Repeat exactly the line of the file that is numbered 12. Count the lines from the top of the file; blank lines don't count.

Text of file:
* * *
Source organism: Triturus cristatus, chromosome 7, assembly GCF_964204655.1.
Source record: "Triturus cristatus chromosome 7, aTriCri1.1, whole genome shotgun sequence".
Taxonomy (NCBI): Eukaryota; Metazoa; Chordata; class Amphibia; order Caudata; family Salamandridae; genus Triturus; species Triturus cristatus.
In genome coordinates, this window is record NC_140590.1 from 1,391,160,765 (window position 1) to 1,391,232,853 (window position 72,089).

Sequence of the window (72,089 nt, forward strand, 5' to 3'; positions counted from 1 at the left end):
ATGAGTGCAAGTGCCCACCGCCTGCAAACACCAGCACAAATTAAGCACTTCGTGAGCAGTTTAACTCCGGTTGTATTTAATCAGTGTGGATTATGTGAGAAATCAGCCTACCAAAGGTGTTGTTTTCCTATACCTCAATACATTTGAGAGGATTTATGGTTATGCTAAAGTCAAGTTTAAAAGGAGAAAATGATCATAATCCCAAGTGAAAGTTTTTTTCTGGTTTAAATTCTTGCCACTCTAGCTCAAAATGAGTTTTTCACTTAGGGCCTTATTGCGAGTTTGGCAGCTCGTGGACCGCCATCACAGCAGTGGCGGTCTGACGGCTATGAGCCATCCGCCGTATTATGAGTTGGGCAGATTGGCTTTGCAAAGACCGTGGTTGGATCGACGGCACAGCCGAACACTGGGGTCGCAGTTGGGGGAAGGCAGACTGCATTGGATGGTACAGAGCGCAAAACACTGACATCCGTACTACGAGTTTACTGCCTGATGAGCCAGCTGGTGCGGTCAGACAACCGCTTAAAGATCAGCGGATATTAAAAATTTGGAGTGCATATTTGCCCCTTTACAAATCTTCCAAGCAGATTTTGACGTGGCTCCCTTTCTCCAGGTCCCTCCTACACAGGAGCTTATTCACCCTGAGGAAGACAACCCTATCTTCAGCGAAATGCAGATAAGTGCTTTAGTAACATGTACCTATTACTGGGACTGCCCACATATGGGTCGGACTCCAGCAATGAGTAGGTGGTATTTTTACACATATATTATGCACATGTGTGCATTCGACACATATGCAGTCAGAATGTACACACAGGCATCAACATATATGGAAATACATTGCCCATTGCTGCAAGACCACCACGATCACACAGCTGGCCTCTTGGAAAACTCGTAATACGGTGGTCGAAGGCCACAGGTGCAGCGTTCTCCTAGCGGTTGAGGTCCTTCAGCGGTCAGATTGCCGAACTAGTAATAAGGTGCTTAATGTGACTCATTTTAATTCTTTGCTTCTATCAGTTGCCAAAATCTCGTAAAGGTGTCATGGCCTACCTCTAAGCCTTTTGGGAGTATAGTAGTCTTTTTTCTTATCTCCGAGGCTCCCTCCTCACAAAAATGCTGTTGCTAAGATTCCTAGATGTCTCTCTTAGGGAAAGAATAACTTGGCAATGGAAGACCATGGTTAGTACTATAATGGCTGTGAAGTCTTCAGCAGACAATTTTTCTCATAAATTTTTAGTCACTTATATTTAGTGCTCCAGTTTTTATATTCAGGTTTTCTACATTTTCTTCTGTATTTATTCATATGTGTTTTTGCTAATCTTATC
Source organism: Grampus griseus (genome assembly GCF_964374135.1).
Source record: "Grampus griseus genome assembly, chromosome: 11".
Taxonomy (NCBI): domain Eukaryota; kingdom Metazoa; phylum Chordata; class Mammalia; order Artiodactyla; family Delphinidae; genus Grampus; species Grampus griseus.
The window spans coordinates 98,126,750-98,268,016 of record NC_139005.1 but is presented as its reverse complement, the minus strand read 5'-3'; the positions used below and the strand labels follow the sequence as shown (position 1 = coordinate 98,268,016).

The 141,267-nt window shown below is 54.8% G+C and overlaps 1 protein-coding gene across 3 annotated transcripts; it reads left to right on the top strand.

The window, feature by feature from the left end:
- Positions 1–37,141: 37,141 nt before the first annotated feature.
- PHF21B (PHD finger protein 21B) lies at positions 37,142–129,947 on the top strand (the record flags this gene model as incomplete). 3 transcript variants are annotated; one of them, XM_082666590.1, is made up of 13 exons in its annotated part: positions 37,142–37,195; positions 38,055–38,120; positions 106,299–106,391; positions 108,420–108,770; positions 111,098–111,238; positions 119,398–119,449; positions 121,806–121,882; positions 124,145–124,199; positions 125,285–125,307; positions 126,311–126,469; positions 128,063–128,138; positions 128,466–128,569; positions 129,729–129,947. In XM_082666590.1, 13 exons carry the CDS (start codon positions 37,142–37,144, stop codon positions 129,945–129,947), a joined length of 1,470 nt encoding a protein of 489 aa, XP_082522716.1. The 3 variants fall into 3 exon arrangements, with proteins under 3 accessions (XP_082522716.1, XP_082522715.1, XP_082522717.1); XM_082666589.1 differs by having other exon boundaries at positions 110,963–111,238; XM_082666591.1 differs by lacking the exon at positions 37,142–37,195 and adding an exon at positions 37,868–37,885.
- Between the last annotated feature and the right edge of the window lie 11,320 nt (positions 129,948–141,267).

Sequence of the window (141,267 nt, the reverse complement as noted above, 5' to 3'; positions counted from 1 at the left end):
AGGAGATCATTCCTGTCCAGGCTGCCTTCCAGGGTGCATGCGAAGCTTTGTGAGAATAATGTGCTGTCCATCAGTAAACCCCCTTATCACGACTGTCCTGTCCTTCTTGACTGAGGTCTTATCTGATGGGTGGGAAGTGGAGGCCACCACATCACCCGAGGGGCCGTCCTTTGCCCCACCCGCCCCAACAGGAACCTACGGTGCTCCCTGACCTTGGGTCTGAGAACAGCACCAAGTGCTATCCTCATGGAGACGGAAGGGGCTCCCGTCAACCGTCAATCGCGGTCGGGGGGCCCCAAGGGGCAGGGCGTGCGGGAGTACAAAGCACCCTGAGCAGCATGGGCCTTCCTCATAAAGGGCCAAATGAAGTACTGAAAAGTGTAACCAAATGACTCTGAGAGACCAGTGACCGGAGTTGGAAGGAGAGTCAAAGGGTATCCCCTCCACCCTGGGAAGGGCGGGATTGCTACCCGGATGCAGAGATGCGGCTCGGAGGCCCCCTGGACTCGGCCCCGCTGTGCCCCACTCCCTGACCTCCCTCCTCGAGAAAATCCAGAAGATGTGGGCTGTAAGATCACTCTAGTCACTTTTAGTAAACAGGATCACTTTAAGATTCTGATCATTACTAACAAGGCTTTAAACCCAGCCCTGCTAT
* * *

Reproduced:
The window, feature by feature from the left end: